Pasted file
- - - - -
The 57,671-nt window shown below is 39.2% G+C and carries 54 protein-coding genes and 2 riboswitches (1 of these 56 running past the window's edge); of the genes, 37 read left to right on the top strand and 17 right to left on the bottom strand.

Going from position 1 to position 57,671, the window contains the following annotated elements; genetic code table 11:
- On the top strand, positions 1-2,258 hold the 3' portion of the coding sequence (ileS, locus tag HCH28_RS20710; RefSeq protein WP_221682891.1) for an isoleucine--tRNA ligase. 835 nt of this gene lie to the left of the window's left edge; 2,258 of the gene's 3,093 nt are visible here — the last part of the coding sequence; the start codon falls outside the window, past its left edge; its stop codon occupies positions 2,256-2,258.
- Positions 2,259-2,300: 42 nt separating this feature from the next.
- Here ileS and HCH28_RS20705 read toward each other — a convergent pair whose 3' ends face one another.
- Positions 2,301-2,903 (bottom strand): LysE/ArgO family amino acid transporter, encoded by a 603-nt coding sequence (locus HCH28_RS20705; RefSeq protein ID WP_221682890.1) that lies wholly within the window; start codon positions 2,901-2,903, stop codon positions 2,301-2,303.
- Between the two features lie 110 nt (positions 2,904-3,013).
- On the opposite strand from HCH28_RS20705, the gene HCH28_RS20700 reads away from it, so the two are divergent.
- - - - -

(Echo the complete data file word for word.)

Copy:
The 57,671-nt window shown below is 39.2% G+C and carries 54 protein-coding genes and 2 riboswitches (1 of these 56 running past the window's edge); of the genes, 37 read left to right on the top strand and 17 right to left on the bottom strand.

Going from position 1 to position 57,671, the window contains the following annotated elements; genetic code table 11:
- On the top strand, positions 1-2,258 hold the 3' portion of the coding sequence (ileS, locus tag HCH28_RS20710; RefSeq protein WP_221682891.1) for an isoleucine--tRNA ligase. 835 nt of this gene lie to the left of the window's left edge; 2,258 of the gene's 3,093 nt are visible here — the last part of the coding sequence; the start codon falls outside the window, past its left edge; its stop codon occupies positions 2,256-2,258.
- Positions 2,259-2,300: 42 nt separating this feature from the next.
- Here ileS and HCH28_RS20705 read toward each other — a convergent pair whose 3' ends face one another.
- Positions 2,301-2,903 (bottom strand): LysE/ArgO family amino acid transporter, encoded by a 603-nt coding sequence (locus HCH28_RS20705; RefSeq protein ID WP_221682890.1) that lies wholly within the window; start codon positions 2,901-2,903, stop codon positions 2,301-2,303.
- Between the two features lie 110 nt (positions 2,904-3,013).
- On the opposite strand from HCH28_RS20705, the gene HCH28_RS20700 reads away from it, so the two are divergent.